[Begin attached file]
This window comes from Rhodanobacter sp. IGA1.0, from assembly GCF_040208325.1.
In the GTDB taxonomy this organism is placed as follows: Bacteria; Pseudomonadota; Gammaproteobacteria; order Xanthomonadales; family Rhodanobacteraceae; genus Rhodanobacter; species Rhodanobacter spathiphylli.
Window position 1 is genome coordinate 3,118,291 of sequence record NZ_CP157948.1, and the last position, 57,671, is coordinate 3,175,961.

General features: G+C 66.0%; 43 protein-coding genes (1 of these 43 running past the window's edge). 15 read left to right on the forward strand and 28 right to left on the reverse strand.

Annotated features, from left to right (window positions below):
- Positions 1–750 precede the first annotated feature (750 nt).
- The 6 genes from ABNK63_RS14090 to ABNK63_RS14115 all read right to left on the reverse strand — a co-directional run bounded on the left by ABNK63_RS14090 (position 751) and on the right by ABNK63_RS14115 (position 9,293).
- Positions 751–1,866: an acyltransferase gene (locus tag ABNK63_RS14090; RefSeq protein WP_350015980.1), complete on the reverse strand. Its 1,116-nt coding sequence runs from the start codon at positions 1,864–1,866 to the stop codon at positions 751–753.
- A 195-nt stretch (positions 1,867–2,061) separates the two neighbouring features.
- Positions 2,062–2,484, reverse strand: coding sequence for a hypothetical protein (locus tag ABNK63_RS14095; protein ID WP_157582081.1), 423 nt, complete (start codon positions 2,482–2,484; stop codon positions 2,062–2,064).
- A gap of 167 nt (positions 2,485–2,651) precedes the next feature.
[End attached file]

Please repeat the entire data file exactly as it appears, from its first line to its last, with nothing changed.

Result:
This window comes from Rhodanobacter sp. IGA1.0, from assembly GCF_040208325.1.
In the GTDB taxonomy this organism is placed as follows: Bacteria; Pseudomonadota; Gammaproteobacteria; order Xanthomonadales; family Rhodanobacteraceae; genus Rhodanobacter; species Rhodanobacter spathiphylli.
Window position 1 is genome coordinate 3,118,291 of sequence record NZ_CP157948.1, and the last position, 57,671, is coordinate 3,175,961.

General features: G+C 66.0%; 43 protein-coding genes (1 of these 43 running past the window's edge). 15 read left to right on the forward strand and 28 right to left on the reverse strand.

Annotated features, from left to right (window positions below):
- Positions 1–750 precede the first annotated feature (750 nt).
- The 6 genes from ABNK63_RS14090 to ABNK63_RS14115 all read right to left on the reverse strand — a co-directional run bounded on the left by ABNK63_RS14090 (position 751) and on the right by ABNK63_RS14115 (position 9,293).
- Positions 751–1,866: an acyltransferase gene (locus tag ABNK63_RS14090; RefSeq protein WP_350015980.1), complete on the reverse strand. Its 1,116-nt coding sequence runs from the start codon at positions 1,864–1,866 to the stop codon at positions 751–753.
- A 195-nt stretch (positions 1,867–2,061) separates the two neighbouring features.
- Positions 2,062–2,484, reverse strand: coding sequence for a hypothetical protein (locus tag ABNK63_RS14095; protein ID WP_157582081.1), 423 nt, complete (start codon positions 2,482–2,484; stop codon positions 2,062–2,064).
- A gap of 167 nt (positions 2,485–2,651) precedes the next feature.